Leveraging all of the information you gathered in Steps 1–5, good project candidates to eliminate include the following:

  • have unknown or low impact
  • do not align with documented priorities
  • seek to justify or validate a decision that has already been made
  • seek to resolve an internal political conflict
  • have already been answered through prior research

Still overbooked?Ask yourself the following questions in looking for ways you can increase your research coverage:

  • Are there more efficient research methods that would gather similar data?
  • Can studies be outsourced to an external consultant in full or in part?
  • Can you partner with other researchers at your company who are externally working on similar questions?

You want to make sure as you deprioritize projects that your research program continues to be a balance of project types. The 60-30-10 rule (60% tactical, 30% foundational, and 10% evaluative) is a good guideline but may need to be modified based on your unique team and product needs.

For projects you do not have bandwidth to support, one idea is to document them in your project tracker as “below the line” or “not in scope.” By documenting them in your tracker, you acknowledge the request and can keep track of it for next quarter or in the event unexpected free time pops up. Noting unsupported requests can also be used to justify getting more research headcount or funding.

Step 8: Get Approval

Remember in Step 1 when we had you use the RACI matrix to identify who on the team is responsible vs. accountable vs. consulted vs. informed? In Step 8, you want to present your final list of prioritized projects to those responsible for final approval. It is rare for everyone on a team to agree on what the research priorities are for a project or team, which is why final approval should come from this smaller group of high-level decision makers.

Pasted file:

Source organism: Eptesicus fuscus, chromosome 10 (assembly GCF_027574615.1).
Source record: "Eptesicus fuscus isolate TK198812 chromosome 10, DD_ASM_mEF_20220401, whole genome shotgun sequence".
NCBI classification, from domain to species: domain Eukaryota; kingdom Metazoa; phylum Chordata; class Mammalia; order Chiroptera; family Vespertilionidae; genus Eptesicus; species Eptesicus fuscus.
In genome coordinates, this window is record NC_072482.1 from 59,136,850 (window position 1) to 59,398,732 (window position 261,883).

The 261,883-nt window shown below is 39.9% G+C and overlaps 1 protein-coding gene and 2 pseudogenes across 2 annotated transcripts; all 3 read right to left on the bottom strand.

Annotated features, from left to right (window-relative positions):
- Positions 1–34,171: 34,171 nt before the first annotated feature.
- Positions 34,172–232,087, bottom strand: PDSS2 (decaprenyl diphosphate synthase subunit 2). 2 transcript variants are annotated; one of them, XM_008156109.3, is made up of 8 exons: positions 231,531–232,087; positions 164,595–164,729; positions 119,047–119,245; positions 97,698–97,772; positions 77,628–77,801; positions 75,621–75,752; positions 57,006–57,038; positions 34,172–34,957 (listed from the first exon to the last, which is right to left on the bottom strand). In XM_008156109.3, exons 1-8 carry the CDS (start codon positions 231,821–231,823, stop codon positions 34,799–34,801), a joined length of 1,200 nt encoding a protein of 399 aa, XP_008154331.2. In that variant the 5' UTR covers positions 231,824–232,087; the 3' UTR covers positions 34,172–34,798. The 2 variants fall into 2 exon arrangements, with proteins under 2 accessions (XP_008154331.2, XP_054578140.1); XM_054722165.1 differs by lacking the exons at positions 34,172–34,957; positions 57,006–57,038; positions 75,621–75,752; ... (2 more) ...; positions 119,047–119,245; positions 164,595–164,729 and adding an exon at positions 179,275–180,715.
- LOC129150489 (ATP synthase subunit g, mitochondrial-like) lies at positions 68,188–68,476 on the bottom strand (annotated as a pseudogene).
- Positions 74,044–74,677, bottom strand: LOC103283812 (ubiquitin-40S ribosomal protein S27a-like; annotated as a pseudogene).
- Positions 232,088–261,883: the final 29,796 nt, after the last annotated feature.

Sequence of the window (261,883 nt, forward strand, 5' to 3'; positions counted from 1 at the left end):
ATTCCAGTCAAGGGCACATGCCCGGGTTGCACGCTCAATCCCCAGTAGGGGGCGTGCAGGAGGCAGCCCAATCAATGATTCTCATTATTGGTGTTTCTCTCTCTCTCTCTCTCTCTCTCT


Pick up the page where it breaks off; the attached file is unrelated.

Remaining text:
During these conversations, you want to be prepared to speak to what fell below the priority line and why, as well as why you think the final list of prioritized projects include the right things to focus on.

Also, be prepared in these discussions for your responsible partners to ask you to take on additional work. Do not assume they understand implications to your bandwidth as such requests are made. Instead, as they make such requests, make sure to show them via a project tracker or other artifact how the additional work impacts your available project time. And then ask them, “If we include this additional project, what work can be taken off my list of priorities this quarter?”

Step 9: Socialize Your Priorities

You have prioritized your research projects with final approval from your responsible partners. Now in Step 9 it is time to share the output of your prioritization with your broader team. There are a few ways you can go about doing this, including the following: